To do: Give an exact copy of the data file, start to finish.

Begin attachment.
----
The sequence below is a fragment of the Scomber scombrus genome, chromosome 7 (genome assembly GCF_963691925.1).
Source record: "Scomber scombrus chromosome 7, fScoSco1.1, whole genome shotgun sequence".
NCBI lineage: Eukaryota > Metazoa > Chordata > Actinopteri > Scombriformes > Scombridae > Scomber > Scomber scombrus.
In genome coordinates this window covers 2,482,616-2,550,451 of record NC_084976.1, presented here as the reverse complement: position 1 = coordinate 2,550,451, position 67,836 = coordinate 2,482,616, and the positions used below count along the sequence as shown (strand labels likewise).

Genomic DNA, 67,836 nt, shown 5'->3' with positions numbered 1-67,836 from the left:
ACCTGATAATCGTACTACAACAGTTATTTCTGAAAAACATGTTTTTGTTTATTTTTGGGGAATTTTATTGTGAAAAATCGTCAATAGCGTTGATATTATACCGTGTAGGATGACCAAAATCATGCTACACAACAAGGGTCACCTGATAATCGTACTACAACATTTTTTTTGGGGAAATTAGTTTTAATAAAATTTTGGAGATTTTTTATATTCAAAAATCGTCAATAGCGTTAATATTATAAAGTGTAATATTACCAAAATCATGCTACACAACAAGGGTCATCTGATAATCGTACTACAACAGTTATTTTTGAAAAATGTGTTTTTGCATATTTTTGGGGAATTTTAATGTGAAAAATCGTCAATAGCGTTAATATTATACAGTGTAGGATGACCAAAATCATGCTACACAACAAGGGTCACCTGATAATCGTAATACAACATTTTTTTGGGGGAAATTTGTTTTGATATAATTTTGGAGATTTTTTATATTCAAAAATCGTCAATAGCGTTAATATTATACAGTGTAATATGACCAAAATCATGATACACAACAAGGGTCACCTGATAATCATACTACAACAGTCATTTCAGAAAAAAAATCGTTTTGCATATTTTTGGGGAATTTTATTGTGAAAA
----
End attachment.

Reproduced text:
The sequence below is a fragment of the Scomber scombrus genome, chromosome 7 (genome assembly GCF_963691925.1).
Source record: "Scomber scombrus chromosome 7, fScoSco1.1, whole genome shotgun sequence".
NCBI lineage: Eukaryota > Metazoa > Chordata > Actinopteri > Scombriformes > Scombridae > Scomber > Scomber scombrus.
In genome coordinates this window covers 2,482,616-2,550,451 of record NC_084976.1, presented here as the reverse complement: position 1 = coordinate 2,550,451, position 67,836 = coordinate 2,482,616, and the positions used below count along the sequence as shown (strand labels likewise).

Genomic DNA, 67,836 nt, shown 5'->3' with positions numbered 1-67,836 from the left:
ACCTGATAATCGTACTACAACAGTTATTTCTGAAAAACATGTTTTTGTTTATTTTTGGGGAATTTTATTGTGAAAAATCGTCAATAGCGTTGATATTATACCGTGTAGGATGACCAAAATCATGCTACACAACAAGGGTCACCTGATAATCGTACTACAACATTTTTTTTGGGGAAATTAGTTTTAATAAAATTTTGGAGATTTTTTATATTCAAAAATCGTCAATAGCGTTAATATTATAAAGTGTAATATTACCAAAATCATGCTACACAACAAGGGTCATCTGATAATCGTACTACAACAGTTATTTTTGAAAAATGTGTTTTTGCATATTTTTGGGGAATTTTAATGTGAAAAATCGTCAATAGCGTTAATATTATACAGTGTAGGATGACCAAAATCATGCTACACAACAAGGGTCACCTGATAATCGTAATACAACATTTTTTTGGGGGAAATTTGTTTTGATATAATTTTGGAGATTTTTTATATTCAAAAATCGTCAATAGCGTTAATATTATACAGTGTAATATGACCAAAATCATGATACACAACAAGGGTCACCTGATAATCATACTACAACAGTCATTTCAGAAAAAAAATCGTTTTGCATATTTTTGGGGAATTTTATTGTGAAAA